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Wright Electric 100-seat jet to enter service by 2026

written by Isabella Richards | November 5, 2021

Los Angeles-based Wright Electric is slated to enter its electric aircraft into service for short-haul trips by 2026.

The start-up began operations in 2016 and is developing a 100-seater, zero-emissions jet converted from the British Aerospace 146 regional aircraft which stopped production in 2001.

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In an interview with Bloomberg, the company’s chief executive Jeffrey Engler said, “Customers are demanding cleaner options and we want to show there is an alternative.”

Wright’s mission is to make all single-aisle flights – operating less than 800 miles in total – zero emissions by 2040.

Its first aircraft, Spirit, is designed for one-hour flights set to service numerous European, US, Asia and Middle Eastern routes.

Testing of the aircraft will continue until 2023, from integrating propulsion systems and beginning operations of replacing the four jet engines in its predecessor BAe 146 aircraft.

By 2026, the Wright Spirit will serve one-hour flights from busy city hubs such as Seoul-Jeju, London-Paris, Rio de Janeiro-São Paulo, and San Francisco-Los Angeles.

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The company’s next planned aircraft – Wright 1 – developed for “everyday use” will be launched by 2030, with prices comparable to fossil-fuelled alternatives, the business says.

This is a major step in the market as alternate fuels have consistently been stamped with high price-tags due to lower demand and slow production.

But as consumers become more sustainably conscious, regulators and the US government have insisted the ramp up of production to reduce costs, pledging to reduce aviation emissions by 20 per cent by next decade.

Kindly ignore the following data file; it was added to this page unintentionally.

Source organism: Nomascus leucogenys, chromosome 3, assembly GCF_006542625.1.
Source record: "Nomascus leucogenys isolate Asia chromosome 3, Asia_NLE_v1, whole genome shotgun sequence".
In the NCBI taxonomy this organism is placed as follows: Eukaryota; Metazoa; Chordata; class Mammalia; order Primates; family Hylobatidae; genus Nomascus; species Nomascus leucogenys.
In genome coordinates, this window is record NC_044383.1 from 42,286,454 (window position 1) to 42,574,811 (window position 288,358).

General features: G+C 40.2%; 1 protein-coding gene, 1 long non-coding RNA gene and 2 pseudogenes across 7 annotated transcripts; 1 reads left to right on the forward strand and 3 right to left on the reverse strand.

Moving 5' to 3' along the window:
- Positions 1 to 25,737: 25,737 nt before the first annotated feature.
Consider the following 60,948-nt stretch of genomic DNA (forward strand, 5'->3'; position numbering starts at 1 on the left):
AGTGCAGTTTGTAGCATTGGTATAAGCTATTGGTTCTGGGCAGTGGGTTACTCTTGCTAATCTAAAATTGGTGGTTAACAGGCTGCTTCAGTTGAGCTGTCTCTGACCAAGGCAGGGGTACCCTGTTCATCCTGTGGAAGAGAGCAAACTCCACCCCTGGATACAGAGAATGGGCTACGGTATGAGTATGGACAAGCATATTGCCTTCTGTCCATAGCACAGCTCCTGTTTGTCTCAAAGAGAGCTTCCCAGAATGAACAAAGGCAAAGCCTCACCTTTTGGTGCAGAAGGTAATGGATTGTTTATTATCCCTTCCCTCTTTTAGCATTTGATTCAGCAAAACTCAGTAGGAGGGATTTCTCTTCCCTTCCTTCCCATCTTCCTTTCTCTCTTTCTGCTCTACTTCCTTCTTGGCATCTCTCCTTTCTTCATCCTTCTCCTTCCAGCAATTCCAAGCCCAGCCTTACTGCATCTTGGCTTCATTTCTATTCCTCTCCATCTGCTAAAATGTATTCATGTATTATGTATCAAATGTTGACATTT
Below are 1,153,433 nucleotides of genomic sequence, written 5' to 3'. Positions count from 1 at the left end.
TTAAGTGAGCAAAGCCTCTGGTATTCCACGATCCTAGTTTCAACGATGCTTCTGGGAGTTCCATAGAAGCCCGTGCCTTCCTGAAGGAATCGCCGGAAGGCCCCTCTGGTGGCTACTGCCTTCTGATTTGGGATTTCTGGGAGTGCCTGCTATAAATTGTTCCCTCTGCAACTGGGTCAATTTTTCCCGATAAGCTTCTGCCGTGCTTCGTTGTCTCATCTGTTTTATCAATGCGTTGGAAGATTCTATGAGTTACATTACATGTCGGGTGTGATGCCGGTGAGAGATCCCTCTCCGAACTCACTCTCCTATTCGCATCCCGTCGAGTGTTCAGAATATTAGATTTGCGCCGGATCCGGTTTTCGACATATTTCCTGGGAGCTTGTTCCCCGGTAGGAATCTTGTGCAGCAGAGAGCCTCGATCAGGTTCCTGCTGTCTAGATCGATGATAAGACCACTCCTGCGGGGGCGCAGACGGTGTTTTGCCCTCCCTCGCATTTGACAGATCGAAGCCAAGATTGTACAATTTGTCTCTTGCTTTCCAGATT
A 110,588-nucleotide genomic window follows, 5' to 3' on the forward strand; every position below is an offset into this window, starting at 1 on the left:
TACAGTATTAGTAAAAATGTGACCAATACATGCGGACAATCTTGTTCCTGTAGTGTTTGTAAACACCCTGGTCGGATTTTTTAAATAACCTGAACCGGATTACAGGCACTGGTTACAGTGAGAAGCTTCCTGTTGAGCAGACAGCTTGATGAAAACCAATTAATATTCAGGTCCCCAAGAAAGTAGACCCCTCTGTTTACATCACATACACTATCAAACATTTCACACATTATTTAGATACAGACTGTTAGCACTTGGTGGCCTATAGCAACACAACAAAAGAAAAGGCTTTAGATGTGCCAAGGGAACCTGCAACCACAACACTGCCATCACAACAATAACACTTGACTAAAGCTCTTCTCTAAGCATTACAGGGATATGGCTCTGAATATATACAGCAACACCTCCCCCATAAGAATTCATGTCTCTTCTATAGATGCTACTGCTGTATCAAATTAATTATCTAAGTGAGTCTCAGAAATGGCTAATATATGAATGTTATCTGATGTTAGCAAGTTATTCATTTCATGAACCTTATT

The BAe 146 is considered the ideal aircraft for Wright as it is small but allows for incremental increases on engine swaps over time.

From 2023, Wright will begin with a single electric motor, then two in 2024 and eventually four a year later.

The chief executive told Bloomberg the company did rely on battery technology to advance as the retrofit required bigger motors than the two-megawatt system it was testing.

Hydrogen fuel cells – which is also growing in popularity – or aluminum fuel cells could deliver the megawatt capacity Wright requires, according to a company paper.

“A retrofit airplane is always going to suffer from disadvantages but at the same time it’s a certified aircraft,” Engler said.

Wright is collaborating with numerous industry bodies such as NASA, the US Department of Energy and US Department of Defense, but is continuing its work with British carrier EasyJet, after penning a partnership in 2017.

The low-cost carrier said the production of the electric aircraft could cover 20 per cent of its passenger journeys, which could aid Wright in obtaining popular London routes.

In July, United Airlines signed an agreement with Swedish start-up Heart Aerospace to purchase 100 of its ES-19 aircraft for short-haul flights.

The 19-seat aircraft has the potential to fly passengers up to 250 miles and is expected to launch by 2026, heating up competition with Wright, which also plans on launching its jet that year.

 

 

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